International Trade in Natural Gas: Golden Age of LNG?
Author(s)Du, Y.; Paltsev, S.
The introduction of liquefied natural gas (LNG) as an option for international trade has created a market for natural gas where global prices may eventually be differentiated by the transportation costs between world regions. LNG’s trade share in 2013 was only about 30 percent of the total global trade in natural gas, but use of LNG is on the rise with numerous projects in planning or construction stages. Considering LNG projects that are under construction, planned, or proposed, we provide an analysis of LNG prospects for the next decade. LNG has substantial unexploited potential in terms of reducing capital requirements (especially for liquefaction projects), expanding new technology frontiers (e.g. floating LNG), serving new markets, and establishing new pricing schemes that better reflect the fundamentals of supply and demand. Trade volumes are projected to increase from about 240 Mt LNG in 2013 to about 340–360 Mt LNG in 2021. Despite potential challenges from weaker demand in Asia, longer-term projections show that LNG trade is bound to show substantial growth, partially due to geopolitical tensions that might increase LNG flows to Europe. However, these perspectives largely depend on demand choices, the availability and evolution of alternative fuels (e.g. renewable energies), and—most importantly—political decisions framing economic behavior.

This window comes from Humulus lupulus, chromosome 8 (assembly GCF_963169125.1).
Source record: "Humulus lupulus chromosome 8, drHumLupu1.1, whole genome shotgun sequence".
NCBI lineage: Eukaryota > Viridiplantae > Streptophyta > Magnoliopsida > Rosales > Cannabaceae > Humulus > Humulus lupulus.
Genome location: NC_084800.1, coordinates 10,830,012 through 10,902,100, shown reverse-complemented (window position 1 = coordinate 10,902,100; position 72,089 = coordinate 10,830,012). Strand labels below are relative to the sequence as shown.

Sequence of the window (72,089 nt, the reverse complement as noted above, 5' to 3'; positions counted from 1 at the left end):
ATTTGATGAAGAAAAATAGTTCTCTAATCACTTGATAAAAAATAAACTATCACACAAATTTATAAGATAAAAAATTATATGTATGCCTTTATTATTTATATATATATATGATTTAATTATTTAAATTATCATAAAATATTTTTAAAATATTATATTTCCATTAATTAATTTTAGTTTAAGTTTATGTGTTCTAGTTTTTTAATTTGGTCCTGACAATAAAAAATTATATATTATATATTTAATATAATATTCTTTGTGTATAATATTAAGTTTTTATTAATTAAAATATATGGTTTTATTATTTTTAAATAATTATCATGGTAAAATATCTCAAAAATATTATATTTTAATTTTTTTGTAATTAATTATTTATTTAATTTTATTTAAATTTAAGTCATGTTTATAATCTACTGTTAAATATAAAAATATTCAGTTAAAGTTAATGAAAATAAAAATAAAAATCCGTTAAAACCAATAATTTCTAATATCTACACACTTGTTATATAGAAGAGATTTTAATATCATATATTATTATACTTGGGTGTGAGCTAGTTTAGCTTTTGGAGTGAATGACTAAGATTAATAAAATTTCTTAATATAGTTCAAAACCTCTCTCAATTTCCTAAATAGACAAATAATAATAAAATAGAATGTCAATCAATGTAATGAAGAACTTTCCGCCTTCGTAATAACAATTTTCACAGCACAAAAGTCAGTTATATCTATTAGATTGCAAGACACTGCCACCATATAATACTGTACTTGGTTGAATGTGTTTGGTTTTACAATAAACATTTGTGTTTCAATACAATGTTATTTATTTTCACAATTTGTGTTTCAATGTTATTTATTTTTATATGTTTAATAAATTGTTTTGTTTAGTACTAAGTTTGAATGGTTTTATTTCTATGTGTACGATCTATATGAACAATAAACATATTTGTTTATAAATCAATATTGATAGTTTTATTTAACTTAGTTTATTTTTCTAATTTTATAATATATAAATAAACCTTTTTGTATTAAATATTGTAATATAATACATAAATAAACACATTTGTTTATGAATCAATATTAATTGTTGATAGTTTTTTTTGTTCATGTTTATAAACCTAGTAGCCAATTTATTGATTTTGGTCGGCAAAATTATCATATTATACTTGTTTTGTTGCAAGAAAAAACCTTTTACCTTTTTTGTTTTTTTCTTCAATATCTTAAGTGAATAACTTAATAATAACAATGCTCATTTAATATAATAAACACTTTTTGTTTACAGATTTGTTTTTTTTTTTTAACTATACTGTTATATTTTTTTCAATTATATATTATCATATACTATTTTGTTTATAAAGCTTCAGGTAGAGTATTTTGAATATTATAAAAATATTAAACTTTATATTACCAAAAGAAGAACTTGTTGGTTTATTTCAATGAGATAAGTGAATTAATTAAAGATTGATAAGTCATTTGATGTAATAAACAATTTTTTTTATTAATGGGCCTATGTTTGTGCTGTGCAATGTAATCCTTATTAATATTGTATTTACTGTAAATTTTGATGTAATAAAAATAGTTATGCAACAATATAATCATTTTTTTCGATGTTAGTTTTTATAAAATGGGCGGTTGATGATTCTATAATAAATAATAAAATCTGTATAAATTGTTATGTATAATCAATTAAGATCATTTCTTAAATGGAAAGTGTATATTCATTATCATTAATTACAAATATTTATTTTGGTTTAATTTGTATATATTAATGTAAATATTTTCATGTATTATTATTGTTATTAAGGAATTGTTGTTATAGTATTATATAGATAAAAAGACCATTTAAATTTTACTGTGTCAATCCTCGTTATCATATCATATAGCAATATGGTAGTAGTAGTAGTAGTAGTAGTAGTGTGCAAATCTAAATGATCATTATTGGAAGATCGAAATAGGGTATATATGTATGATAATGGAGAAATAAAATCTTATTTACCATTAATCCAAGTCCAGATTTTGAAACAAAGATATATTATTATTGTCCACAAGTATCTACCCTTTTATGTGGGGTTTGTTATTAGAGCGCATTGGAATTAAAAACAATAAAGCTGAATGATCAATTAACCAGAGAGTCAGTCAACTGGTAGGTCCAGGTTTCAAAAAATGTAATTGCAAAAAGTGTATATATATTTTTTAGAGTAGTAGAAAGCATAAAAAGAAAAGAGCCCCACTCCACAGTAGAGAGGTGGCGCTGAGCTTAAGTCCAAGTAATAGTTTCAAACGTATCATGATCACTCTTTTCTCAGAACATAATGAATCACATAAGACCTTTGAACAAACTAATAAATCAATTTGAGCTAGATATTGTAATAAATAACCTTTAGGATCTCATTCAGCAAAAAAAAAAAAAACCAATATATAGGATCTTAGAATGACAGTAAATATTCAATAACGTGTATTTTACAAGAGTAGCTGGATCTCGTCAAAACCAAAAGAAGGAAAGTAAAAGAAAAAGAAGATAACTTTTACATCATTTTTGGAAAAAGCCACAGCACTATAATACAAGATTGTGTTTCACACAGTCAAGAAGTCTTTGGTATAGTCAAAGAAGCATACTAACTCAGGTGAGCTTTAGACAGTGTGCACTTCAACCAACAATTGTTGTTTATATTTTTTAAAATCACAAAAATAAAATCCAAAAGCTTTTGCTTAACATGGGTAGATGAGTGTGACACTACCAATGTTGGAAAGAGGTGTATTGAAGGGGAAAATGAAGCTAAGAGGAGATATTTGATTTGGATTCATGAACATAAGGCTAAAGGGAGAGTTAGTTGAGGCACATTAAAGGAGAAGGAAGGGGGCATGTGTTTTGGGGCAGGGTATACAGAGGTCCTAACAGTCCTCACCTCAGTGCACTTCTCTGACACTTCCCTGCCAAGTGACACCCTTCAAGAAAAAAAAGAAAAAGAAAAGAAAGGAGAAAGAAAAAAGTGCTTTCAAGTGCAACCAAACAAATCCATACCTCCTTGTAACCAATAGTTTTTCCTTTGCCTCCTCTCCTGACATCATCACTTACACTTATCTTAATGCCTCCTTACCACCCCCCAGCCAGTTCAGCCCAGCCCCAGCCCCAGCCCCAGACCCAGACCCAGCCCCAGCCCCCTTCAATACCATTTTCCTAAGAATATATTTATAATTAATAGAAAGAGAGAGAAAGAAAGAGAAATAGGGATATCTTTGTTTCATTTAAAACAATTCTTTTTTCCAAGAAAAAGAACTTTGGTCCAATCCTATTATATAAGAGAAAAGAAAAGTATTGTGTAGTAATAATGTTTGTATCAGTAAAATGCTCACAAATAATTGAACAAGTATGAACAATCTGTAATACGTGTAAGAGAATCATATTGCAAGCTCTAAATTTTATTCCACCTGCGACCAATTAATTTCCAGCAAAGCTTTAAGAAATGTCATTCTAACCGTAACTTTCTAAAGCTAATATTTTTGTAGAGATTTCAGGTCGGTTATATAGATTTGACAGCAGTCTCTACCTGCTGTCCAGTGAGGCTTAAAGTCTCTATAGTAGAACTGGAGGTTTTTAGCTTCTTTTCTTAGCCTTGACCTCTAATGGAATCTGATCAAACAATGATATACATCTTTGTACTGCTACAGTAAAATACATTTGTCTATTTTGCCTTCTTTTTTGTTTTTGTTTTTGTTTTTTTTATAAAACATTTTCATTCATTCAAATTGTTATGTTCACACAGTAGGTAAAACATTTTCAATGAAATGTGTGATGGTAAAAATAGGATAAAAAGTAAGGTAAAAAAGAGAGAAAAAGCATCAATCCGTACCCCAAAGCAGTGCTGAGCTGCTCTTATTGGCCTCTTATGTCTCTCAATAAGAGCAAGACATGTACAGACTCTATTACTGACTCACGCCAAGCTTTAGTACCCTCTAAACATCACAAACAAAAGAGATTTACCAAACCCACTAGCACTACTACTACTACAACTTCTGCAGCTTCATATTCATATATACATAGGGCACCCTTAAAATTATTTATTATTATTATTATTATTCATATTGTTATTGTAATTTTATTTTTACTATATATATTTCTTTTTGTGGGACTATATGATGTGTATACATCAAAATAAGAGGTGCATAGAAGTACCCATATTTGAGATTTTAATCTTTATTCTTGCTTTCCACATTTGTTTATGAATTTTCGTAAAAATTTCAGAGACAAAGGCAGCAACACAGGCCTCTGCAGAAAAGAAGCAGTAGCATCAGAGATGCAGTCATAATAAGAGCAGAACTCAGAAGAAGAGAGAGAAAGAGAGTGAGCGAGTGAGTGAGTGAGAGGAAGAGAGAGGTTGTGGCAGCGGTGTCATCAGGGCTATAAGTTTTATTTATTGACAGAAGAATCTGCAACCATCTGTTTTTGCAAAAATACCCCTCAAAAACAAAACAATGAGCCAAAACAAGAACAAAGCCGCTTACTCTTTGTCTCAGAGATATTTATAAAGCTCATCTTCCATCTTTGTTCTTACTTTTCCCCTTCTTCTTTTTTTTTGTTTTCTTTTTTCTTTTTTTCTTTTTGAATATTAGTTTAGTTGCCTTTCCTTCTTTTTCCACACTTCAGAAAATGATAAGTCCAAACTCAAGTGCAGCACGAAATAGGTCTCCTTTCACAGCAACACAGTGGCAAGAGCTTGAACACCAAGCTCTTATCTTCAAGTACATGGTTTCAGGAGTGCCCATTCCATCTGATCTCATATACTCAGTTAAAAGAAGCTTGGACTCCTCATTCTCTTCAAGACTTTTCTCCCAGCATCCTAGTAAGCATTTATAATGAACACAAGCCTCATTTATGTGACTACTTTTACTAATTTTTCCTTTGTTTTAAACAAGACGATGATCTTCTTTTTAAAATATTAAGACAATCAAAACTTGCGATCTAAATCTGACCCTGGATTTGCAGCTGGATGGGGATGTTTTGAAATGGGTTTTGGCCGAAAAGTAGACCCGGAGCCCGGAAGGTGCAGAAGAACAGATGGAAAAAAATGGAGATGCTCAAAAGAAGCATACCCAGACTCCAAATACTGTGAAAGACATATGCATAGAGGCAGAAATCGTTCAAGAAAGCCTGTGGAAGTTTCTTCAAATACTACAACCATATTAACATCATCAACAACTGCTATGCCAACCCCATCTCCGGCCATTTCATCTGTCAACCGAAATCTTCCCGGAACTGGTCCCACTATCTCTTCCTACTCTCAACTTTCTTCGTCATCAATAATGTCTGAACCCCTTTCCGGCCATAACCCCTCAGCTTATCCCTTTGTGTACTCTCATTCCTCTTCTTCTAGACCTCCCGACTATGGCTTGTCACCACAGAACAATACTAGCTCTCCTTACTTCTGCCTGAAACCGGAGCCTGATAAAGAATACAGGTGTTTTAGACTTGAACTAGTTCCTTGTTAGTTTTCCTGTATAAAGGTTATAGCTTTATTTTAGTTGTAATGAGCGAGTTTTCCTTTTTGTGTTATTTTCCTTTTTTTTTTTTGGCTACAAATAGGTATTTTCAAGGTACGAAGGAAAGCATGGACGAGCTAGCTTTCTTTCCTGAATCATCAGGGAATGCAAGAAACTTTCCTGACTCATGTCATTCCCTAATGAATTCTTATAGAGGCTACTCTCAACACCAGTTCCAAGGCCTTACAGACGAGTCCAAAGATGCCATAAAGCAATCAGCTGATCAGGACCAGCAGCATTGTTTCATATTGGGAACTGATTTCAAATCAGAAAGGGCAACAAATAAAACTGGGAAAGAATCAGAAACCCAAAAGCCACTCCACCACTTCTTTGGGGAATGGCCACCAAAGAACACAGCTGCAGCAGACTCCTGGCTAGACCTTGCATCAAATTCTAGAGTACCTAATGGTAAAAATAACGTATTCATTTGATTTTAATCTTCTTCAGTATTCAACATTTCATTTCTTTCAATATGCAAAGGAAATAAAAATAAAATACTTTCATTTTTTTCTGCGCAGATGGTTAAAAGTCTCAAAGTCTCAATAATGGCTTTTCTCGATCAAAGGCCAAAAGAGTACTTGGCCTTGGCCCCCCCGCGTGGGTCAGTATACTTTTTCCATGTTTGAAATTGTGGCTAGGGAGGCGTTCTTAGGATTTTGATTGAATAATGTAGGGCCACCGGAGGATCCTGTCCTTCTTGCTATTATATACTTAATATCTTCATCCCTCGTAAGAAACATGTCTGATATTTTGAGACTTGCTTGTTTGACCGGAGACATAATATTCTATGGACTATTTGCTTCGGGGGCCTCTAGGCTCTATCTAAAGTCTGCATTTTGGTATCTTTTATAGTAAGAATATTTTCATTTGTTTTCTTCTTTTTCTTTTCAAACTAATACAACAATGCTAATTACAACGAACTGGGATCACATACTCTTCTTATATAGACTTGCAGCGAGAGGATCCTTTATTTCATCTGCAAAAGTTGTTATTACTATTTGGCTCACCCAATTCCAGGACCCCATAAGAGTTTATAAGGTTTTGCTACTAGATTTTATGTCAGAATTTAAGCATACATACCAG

MIT Joint Program on the Science and Policy of Global Change
MIT Joint Program Report Series;271